Calculating cooling channel diameter is a very much subjective to mould configuration & layout. However it is generic to estimate heat extraction with respect to injected volume (shot volume), depending on the plastic material’s solidification characteristics (PVT equation of state) difference between injected melt temperature and maximum solid state temperature of material, you can estimate total amount of heat to extracted within cooling phase, to achieve such an heat transfer rate your cooling ducts sizes and shapes have to be designed.
Remember cooling should neither be minimum (long cooling time) and maximum (long fill time), rather it should be optimum.
If anyone has designed injection mould cooling channel based on HVAC, that design will miserably fail without a pinch of doubt. Because that HVAC design are fundamentally based on Newtonian fluids and plastic melt heat transfers are non-newtonian type. So injection mould cooling design is very much unique to itself.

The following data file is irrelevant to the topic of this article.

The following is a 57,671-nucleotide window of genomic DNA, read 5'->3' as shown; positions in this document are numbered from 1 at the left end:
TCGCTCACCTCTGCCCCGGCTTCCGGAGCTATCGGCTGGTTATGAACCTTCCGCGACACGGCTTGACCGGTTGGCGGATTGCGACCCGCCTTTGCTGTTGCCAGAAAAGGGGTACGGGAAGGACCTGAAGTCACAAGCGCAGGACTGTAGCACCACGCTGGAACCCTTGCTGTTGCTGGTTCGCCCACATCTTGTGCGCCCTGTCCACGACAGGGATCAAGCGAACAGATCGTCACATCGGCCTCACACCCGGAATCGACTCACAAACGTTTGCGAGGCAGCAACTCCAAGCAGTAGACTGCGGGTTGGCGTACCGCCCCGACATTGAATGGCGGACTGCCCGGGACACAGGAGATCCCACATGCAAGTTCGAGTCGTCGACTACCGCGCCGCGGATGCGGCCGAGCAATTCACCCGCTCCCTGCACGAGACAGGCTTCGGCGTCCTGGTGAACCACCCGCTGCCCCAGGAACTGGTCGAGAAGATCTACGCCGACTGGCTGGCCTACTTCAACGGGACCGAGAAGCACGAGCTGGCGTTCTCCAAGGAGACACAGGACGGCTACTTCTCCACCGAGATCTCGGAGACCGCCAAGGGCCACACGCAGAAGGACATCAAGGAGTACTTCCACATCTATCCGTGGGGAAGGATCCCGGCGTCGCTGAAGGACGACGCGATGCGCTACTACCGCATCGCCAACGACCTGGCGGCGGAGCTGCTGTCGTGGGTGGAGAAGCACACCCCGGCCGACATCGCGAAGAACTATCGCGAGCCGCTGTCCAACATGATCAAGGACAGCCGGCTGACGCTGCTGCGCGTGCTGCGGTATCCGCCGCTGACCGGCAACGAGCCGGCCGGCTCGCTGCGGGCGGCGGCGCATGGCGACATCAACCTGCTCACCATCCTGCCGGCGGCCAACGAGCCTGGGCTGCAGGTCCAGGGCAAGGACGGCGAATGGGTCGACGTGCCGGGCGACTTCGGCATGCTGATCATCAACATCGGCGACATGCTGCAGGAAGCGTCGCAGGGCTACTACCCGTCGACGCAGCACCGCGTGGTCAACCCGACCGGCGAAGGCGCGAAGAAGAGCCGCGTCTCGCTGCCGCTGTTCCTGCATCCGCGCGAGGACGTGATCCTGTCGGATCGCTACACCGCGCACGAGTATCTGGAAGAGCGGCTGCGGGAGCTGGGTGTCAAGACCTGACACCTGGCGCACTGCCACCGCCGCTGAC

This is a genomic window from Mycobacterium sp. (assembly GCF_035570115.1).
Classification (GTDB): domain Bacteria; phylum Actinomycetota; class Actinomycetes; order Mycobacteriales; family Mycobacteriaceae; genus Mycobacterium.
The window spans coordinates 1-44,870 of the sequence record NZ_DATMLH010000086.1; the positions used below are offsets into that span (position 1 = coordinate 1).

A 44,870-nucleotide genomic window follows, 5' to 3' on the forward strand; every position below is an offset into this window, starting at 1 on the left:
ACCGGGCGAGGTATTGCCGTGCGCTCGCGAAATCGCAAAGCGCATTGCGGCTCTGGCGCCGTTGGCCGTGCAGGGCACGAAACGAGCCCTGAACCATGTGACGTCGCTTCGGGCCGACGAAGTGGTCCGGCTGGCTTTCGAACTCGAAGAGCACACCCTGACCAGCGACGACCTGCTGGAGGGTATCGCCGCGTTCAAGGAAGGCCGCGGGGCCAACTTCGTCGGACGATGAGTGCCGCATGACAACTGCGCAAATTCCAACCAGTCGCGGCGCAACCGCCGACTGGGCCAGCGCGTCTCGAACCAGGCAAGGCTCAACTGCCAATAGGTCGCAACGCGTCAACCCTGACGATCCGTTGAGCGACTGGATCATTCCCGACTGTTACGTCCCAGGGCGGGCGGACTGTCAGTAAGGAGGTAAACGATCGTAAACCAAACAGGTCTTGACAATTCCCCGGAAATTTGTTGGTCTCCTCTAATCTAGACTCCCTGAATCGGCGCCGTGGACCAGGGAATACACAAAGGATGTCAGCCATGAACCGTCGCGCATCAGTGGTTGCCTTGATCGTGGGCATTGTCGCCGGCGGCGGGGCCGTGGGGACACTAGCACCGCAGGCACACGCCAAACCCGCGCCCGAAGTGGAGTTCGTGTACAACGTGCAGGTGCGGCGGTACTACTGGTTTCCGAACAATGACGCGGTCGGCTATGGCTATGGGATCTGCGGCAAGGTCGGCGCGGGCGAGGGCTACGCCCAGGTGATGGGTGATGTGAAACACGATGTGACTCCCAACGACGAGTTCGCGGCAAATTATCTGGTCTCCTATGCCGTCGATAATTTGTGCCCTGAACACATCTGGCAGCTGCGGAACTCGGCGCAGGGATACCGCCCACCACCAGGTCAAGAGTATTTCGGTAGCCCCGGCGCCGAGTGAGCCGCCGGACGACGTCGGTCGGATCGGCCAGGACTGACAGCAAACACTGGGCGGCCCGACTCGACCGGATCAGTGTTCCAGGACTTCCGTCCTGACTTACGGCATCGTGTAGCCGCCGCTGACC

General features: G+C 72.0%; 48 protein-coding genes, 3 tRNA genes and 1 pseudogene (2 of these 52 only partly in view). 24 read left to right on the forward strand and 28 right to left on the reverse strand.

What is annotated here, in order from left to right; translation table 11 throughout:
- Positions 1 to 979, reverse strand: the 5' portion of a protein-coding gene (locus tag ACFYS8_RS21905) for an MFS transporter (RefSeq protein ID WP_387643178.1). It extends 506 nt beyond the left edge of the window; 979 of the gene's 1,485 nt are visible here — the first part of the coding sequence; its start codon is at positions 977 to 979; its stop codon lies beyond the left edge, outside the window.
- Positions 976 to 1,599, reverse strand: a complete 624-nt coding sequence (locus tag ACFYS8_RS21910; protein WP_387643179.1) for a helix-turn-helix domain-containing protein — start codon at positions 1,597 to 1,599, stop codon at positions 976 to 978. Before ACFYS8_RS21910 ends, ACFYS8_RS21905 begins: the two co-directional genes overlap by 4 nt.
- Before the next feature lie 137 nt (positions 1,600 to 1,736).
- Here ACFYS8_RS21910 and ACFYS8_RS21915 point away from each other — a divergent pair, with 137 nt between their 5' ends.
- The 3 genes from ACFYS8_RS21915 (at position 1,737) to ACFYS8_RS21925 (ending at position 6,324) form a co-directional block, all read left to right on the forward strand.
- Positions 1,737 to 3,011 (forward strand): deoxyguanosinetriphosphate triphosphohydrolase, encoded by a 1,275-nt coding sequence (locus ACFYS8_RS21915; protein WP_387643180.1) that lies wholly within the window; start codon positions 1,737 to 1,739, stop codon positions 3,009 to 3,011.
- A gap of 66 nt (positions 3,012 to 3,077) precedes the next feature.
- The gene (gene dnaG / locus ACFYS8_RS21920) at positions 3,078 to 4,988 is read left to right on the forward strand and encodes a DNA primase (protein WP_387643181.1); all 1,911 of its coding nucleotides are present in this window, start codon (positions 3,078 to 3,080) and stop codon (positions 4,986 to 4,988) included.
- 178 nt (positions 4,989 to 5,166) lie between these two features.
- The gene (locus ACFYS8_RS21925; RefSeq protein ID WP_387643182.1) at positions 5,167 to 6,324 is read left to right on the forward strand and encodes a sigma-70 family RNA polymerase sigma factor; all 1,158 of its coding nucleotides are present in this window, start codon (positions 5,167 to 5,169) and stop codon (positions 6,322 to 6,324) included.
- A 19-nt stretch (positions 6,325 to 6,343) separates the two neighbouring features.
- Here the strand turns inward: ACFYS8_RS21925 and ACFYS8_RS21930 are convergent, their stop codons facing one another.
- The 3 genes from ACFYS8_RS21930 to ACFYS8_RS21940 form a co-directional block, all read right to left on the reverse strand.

All plastic have a rate in which they transfer there heat, so in this case depending on the type of plastic will depend on the amount of time needed to allow the plastic to transfer the heat into the cooling channels of your injection mould. This is better known as the heat transfer coefficient and it’s different for all materials, plus all heat dissipates at 90 degree angles. Cooling design is very unique, there’s no 2 parts alike so your cooling designs are going to be different for every injection mould you build, but the guide lines you use should be the same, so many water lines for amount of surface area of the part, the lines need to be within a certain distance to each other, the lines must be within a certain distance to the part surface and so on.